Critical Thinking Questions Framework for CAAPID interviews
- Sep 26 2019
- Dr. Nourah
- Behavioral Interview , Critical Thinking Questions , DDS Guide
Table of Contents
Hope you did find value reading our last interview tip debunking 3 interview myths
A couple of you had shared our website link with your friend garnering us 17 new subscribers. We take that as a testament to the value it did provide.
While Nourah and I were brainstorming on a topic to write for today's tip, we didn't have to look too far. We had a question raised by Mehek from Karachi, that we've decided to answer for everyone's benefit.
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How do you answer Critical Thinking questions in CAAPID Admissions Interviews?
Before we dive into a framework to answer such questions, let's first discuss what such questions are.
So, what exactly is a critical thinking question?
Doesn't sound too complicated, does it? Simply a question that expects you to think critically. But, don't all questions do that. Yes, of course. With specific context to the interviews, these refer to questions for which you can't exactly prepare. Questions that expect you to think on your feet, answer instantly and reveal your true self.
If you were a tree, what tree would you be?
Would you choose to be unique and hated or ordinary and loved?
What do you think about atheism?
Recall those moments playing truth or dare and you were completely caught off-guard!
Haha, well before we scare ourselves, let's relax - because there is one crucial difference. Unlike truth or dare, for critical thinking questions in an interview, we can prepare much ahead.
Relief, yes, I hope!
With a small caveat though - While we can't prepare answers for every question, we can definitely prepare a 'common approach' to handle any question.
We've tested this approach in several interviews that our applicants have attended and are fairly confident about it being robust.
Without further ado, here you go -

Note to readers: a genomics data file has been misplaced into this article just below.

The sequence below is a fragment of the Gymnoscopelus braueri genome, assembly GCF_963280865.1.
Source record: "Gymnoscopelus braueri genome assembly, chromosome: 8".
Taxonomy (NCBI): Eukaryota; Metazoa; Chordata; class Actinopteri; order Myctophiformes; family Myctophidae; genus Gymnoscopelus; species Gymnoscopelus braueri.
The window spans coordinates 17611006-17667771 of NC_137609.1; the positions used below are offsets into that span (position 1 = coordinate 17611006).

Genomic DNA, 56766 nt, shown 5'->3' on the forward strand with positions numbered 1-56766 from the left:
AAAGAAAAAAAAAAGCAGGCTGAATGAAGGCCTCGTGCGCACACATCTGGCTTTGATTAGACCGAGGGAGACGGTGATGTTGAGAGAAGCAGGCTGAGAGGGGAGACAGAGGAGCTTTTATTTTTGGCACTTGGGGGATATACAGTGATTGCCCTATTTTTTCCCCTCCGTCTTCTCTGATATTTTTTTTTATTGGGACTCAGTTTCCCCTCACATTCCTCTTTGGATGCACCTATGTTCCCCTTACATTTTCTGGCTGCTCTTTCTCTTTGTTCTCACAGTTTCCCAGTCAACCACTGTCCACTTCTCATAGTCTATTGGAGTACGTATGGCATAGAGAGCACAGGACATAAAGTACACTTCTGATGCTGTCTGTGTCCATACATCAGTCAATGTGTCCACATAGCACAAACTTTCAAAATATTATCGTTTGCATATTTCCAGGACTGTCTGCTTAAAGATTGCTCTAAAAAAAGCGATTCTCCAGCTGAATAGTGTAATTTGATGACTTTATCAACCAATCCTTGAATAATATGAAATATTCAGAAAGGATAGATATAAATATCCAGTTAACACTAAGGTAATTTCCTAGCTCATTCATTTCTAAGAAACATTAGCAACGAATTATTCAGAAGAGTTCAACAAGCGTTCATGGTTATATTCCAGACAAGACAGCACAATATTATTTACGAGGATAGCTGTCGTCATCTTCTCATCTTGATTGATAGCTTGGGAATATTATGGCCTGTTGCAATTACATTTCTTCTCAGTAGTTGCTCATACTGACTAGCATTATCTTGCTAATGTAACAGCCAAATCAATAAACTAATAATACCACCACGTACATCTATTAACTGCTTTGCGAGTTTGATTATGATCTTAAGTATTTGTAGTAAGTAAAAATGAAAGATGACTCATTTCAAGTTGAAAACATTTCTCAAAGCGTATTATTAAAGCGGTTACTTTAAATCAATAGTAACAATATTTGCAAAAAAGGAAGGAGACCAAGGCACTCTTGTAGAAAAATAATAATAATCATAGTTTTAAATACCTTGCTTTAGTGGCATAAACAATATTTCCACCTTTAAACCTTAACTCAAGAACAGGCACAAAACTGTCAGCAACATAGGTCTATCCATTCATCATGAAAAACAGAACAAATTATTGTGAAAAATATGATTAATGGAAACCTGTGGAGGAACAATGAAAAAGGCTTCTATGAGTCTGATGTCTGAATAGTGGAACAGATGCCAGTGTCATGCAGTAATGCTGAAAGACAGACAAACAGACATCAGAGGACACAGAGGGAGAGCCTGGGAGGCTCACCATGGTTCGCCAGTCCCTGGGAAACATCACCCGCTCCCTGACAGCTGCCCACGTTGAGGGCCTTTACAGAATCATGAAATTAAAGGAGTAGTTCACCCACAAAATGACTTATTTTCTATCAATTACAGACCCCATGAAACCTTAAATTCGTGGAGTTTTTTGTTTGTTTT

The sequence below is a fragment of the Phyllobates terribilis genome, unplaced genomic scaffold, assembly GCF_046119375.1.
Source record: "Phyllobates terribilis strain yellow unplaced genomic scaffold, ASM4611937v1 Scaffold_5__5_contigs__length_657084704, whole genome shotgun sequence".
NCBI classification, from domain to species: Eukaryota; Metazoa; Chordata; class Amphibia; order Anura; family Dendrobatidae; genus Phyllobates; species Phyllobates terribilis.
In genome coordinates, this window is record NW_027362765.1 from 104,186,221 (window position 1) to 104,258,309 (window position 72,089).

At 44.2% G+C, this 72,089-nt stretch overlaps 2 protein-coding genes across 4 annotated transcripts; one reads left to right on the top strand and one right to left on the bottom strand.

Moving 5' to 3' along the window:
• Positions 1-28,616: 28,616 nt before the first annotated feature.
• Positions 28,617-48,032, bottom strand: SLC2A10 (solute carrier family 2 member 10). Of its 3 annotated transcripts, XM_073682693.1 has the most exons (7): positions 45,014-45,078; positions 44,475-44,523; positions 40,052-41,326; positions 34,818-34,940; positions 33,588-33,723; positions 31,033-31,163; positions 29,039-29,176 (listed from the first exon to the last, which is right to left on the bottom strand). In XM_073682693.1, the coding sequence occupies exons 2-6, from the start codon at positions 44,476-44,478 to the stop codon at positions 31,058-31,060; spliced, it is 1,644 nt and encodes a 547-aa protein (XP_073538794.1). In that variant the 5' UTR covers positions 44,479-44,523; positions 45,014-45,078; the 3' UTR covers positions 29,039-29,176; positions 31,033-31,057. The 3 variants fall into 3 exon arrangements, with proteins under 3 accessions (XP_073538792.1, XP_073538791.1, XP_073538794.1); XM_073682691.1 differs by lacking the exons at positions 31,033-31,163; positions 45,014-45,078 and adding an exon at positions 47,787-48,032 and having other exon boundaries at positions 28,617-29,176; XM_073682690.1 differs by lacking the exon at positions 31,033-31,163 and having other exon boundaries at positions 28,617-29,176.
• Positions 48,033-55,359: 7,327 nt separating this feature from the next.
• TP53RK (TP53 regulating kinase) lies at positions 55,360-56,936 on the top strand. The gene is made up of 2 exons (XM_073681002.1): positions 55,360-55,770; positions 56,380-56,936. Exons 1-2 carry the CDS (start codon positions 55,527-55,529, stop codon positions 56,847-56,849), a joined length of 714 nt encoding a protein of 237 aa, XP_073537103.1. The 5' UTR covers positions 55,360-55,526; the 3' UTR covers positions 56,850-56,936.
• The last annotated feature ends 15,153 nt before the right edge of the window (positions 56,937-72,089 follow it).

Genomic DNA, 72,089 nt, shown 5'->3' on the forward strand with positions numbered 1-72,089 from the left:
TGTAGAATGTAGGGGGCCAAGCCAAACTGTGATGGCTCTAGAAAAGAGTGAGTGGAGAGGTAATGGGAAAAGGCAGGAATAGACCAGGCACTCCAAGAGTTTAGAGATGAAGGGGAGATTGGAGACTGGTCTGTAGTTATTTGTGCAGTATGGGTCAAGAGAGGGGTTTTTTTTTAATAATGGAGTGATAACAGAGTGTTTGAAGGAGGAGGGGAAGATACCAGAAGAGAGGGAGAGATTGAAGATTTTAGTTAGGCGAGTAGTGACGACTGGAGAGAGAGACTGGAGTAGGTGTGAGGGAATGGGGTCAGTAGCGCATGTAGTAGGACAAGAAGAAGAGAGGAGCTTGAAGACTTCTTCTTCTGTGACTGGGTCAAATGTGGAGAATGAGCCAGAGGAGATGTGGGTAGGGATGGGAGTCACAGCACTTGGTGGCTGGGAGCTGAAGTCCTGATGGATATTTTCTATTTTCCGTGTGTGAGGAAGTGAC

Interview framework for dental students
Step 1 - Request the interviewer to give you 5 seconds to think. This is considered normal and in fact, makes you sound genuine.
Step 2 - Think whether, based on your experiences, you are already inclined to take a side or have a strong opinion about something. If you have an answer, go to step 3, else to step 4.
Step 3 - First state (a) your opinion and then (b) defend 'why'.
Step 4 - Remember the acronym PSP (stands for Priority, Situational, Perspective). Try to answer the critical thinking questions, comparing the different answers against a situation, a priority order, or in someone's perspective.
There you go!
It is simple to remember and execute. It is difficult when under pressure. If you would practice going through 10 critical questions one after another in a few mock interviews, you can program this framework into your muscle memory.
In tomorrow's tip, we'll breakdown a sample question and see how we can answer it with this framework. We'll also give you 2 approaches on how to speak about 3b (i.e. defend 'why')
We encourage you to reply back to us with any critical thinking question you have come across and what us to breakdown for you.
Looking forward to hearing back!
Nourah and Karthik
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